Bad Boys of Football #3 - Game for Anything - Bella Andre Page 0,1

was different.

Someone poured a fresh bottle of bubbly over his head and he played his part, laughing and highfiving his coach. He winked at the cameraman, knowing that his face was filling every big screen in the stadium, driving women wild. Was Julie at a Super Bowl party somewhere, celebrating the Outlaws' win? Had she seen his game-winning touchdown? Had she been impressed?

Enough! This was the best day of his life, and he was going to forget about Julie, soak it up, and let the world worship him.

A reporter shoved a microphone into his face just as security held back a disheveled man who was trying to run onto the field. The man was weeping and looked like he hadn't bathed in a week or changed his clothes in far longer.

The months of rehab Ty had forced his father into over the years hadn't amounted to shit. Ty knew what was coming. What always came in moments like these.

"I'm his father!" the man wailed at the guards. "I taught him everything he knows." No, Ty thought, I figured out how to be a goddamned football hero in spite of you . Fuck the past. He had his friends, endless gorgeous women, and more money than he could spend. He had just won the Super Bowl, and he was going to celebrate. Whether he felt like it or not.

Five months later, Ty's cell phone woke him up far too early. He ignored it, but whoever was on the other end was relentless, calling back every thirty seconds. He reached out, opened one eye, and looked at the caller ID screen.

Outlaw management. What the hell?

During the off-season, no one interrupted an Outlaw before noon. Certainly not before 8 a.m. These guys paid his bills, but he was the one filling the seats, not some guys in suits. Great players meant great TV, which meant everything to the ad men. The Outlaws' general manager, Sean, should be kissing Ty's ass right now, not pissing him off.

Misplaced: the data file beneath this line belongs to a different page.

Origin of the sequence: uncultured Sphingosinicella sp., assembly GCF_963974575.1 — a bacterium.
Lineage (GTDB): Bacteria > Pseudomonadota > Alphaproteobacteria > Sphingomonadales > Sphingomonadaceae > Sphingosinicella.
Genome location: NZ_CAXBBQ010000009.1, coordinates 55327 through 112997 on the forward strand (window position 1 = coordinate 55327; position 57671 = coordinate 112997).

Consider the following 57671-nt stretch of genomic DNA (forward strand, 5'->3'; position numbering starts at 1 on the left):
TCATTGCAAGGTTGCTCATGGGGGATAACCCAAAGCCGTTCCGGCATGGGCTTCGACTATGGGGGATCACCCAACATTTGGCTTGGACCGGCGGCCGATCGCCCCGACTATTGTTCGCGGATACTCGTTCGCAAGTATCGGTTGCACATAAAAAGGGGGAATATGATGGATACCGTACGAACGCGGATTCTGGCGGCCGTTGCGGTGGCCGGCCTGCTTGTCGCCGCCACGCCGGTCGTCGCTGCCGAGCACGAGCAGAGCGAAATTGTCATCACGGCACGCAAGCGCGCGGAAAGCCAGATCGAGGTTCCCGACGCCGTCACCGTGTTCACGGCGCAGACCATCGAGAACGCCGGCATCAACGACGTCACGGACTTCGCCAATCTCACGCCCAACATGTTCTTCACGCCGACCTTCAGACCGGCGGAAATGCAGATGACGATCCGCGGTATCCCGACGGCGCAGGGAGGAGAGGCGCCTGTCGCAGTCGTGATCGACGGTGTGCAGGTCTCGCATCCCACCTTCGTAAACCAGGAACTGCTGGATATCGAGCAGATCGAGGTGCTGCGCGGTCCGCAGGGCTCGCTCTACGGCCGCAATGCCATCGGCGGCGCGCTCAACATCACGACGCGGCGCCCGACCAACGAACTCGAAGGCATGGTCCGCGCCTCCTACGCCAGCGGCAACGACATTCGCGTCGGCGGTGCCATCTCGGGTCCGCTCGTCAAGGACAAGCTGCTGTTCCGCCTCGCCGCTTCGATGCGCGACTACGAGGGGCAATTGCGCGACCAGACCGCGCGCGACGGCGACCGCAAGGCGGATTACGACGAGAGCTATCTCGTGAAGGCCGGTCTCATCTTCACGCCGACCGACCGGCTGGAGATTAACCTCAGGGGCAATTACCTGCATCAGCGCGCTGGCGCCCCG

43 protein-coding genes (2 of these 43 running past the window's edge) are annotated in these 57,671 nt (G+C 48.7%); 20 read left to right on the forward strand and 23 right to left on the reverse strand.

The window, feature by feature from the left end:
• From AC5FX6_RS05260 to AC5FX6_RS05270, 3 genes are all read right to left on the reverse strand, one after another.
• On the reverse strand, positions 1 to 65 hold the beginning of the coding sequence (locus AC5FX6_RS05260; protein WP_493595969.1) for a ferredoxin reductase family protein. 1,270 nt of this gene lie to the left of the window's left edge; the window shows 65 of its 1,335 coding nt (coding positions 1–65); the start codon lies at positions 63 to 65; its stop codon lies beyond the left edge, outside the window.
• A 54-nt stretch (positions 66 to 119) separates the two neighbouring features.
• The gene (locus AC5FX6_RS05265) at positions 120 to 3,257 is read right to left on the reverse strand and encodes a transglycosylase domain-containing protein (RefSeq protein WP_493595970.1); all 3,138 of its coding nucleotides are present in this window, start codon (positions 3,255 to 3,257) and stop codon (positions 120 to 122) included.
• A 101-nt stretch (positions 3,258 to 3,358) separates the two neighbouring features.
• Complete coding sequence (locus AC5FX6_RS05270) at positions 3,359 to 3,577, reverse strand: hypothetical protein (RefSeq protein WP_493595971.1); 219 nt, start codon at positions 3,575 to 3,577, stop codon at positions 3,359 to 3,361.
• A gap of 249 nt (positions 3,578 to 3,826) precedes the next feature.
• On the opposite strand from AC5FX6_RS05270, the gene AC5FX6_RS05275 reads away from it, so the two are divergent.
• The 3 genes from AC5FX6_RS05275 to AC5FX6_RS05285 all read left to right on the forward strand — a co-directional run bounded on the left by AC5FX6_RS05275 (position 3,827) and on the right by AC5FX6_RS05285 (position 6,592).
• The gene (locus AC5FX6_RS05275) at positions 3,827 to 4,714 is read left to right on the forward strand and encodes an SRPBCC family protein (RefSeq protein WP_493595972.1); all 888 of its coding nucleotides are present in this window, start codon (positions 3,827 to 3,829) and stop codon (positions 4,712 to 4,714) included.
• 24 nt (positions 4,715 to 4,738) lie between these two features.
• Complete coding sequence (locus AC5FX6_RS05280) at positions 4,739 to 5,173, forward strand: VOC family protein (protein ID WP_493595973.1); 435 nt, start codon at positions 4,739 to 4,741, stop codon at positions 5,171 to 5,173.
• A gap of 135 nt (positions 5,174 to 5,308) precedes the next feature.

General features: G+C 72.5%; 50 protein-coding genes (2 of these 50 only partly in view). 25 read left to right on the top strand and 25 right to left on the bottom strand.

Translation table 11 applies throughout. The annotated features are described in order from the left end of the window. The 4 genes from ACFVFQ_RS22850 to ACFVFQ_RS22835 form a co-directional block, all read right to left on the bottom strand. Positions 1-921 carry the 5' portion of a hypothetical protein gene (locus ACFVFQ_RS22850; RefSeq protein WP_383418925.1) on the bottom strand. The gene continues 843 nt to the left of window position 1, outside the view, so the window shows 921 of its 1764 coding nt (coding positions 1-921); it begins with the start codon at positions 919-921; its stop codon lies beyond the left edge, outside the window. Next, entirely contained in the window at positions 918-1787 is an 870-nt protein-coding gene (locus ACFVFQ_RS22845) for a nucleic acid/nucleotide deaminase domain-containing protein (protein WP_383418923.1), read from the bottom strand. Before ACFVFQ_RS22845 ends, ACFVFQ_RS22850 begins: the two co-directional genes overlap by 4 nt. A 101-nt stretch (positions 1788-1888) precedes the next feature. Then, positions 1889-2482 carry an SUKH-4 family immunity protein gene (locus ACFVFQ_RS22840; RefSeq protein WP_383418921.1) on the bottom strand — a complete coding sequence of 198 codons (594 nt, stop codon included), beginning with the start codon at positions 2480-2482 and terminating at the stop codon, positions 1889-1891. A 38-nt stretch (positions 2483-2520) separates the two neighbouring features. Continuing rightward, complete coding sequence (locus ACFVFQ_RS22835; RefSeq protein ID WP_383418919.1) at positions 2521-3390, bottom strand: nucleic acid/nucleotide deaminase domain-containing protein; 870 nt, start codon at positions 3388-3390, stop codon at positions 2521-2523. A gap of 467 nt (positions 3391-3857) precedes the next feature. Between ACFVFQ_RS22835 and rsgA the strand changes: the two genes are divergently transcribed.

Ty flicked open his phone with one finger. "Ever tried waking a bear during hibernation?"

"We need you to come into the office, Ty."

Ty considered hanging up, but there was no need to be rude. "I'll look forward to seeing you in two weeks, Sean. At training camp. Good-bye."

A thick southern accent came on the line. "You'd better get your ass in here, boy, and quick." Who the hell was that? No onehad ever talked to him like that. No one dared.

"And you are?" he asked coldly.

"Bobby Wilson, your new owner. You want to keep your job, you'll be in my office in fifty-six minutes." Ty hung up and immediately dialed his agent, Jay. He'd made the winning touchdown at the Super Bowl, for f**k's sake! No team owner on earth would talk to his star that way. Not if he knew what was good for him.

Jay told him, "Let's humor the guy. Find out what he's up to." Fortunately Ty was still feeling good from a big money weekend in Las Vegas, and by the time he'd showered and headed into his living room, he was almost glad he'd gotten up so early. His Seacliff estate had a birds-eye view of blue sky over the Pacific Ocean, the normal Bay Area fog nowhere to be seen. He looked out the floor to ceiling windows to the Farallon Islands and watched surfers ride the waves while kids played on the beach below.

A couple of guys were sitting in his family room banging away on the Xbox, while another was out cold across one of the suede couches.

Ty grabbed a bottle of OJ from the built in Sub-Zero fridge. "Who's winning?" AJ mumbled something unintelligible, then jammed his thumb into a red button several times in rapid succession.

Ty liked to see his friends having a good time at his house. As a kid he couldn't bring his friends back to the trailer due to his drunk-ass dad, so he'd spent most evenings and weekends at their houses. Their mothers hadn't minded having one more mouth to feed, but he'd often felt like a leech, like he was trying to insinuate himself into everyone else's perfect family. Now his front door was always open. The party was always on. Even at 8:30 on a fine June morning, three hotties were lying out by his pool, soaking up the rays. Too bad he had a new boss to meet, or he would have joined them.

The grandfather clock in Bobby Wilson's office chimed